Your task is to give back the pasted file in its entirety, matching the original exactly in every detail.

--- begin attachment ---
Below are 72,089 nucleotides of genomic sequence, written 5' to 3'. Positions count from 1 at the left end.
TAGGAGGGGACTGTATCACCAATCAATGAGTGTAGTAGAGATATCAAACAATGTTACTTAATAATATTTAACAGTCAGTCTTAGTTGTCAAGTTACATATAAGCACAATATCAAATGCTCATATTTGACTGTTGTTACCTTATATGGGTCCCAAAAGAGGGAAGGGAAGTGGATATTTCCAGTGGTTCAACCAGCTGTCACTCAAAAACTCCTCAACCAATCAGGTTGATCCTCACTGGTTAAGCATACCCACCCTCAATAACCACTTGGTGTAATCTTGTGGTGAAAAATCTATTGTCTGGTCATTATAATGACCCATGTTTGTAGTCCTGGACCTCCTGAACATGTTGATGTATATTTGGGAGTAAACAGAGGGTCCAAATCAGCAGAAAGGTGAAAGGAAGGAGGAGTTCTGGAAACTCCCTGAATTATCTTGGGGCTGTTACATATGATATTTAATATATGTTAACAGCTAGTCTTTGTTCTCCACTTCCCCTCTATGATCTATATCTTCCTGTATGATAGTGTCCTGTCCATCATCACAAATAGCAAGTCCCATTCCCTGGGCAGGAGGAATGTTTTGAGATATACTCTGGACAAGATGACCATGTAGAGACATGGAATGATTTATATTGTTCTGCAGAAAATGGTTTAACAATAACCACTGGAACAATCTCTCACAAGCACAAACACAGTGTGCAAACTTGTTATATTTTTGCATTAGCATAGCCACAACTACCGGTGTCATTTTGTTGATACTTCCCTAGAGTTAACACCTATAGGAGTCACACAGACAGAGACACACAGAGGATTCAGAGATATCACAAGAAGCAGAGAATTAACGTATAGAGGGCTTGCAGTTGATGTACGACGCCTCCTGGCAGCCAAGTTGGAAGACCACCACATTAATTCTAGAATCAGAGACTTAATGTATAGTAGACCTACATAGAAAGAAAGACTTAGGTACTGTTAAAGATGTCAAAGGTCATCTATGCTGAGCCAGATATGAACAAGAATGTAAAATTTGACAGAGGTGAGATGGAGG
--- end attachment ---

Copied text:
Below are 72,089 nucleotides of genomic sequence, written 5' to 3'. Positions count from 1 at the left end.
TAGGAGGGGACTGTATCACCAATCAATGAGTGTAGTAGAGATATCAAACAATGTTACTTAATAATATTTAACAGTCAGTCTTAGTTGTCAAGTTACATATAAGCACAATATCAAATGCTCATATTTGACTGTTGTTACCTTATATGGGTCCCAAAAGAGGGAAGGGAAGTGGATATTTCCAGTGGTTCAACCAGCTGTCACTCAAAAACTCCTCAACCAATCAGGTTGATCCTCACTGGTTAAGCATACCCACCCTCAATAACCACTTGGTGTAATCTTGTGGTGAAAAATCTATTGTCTGGTCATTATAATGACCCATGTTTGTAGTCCTGGACCTCCTGAACATGTTGATGTATATTTGGGAGTAAACAGAGGGTCCAAATCAGCAGAAAGGTGAAAGGAAGGAGGAGTTCTGGAAACTCCCTGAATTATCTTGGGGCTGTTACATATGATATTTAATATATGTTAACAGCTAGTCTTTGTTCTCCACTTCCCCTCTATGATCTATATCTTCCTGTATGATAGTGTCCTGTCCATCATCACAAATAGCAAGTCCCATTCCCTGGGCAGGAGGAATGTTTTGAGATATACTCTGGACAAGATGACCATGTAGAGACATGGAATGATTTATATTGTTCTGCAGAAAATGGTTTAACAATAACCACTGGAACAATCTCTCACAAGCACAAACACAGTGTGCAAACTTGTTATATTTTTGCATTAGCATAGCCACAACTACCGGTGTCATTTTGTTGATACTTCCCTAGAGTTAACACCTATAGGAGTCACACAGACAGAGACACACAGAGGATTCAGAGATATCACAAGAAGCAGAGAATTAACGTATAGAGGGCTTGCAGTTGATGTACGACGCCTCCTGGCAGCCAAGTTGGAAGACCACCACATTAATTCTAGAATCAGAGACTTAATGTATAGTAGACCTACATAGAAAGAAAGACTTAGGTACTGTTAAAGATGTCAAAGGTCATCTATGCTGAGCCAGATATGAACAAGAATGTAAAATTTGACAGAGGTGAGATGGAGG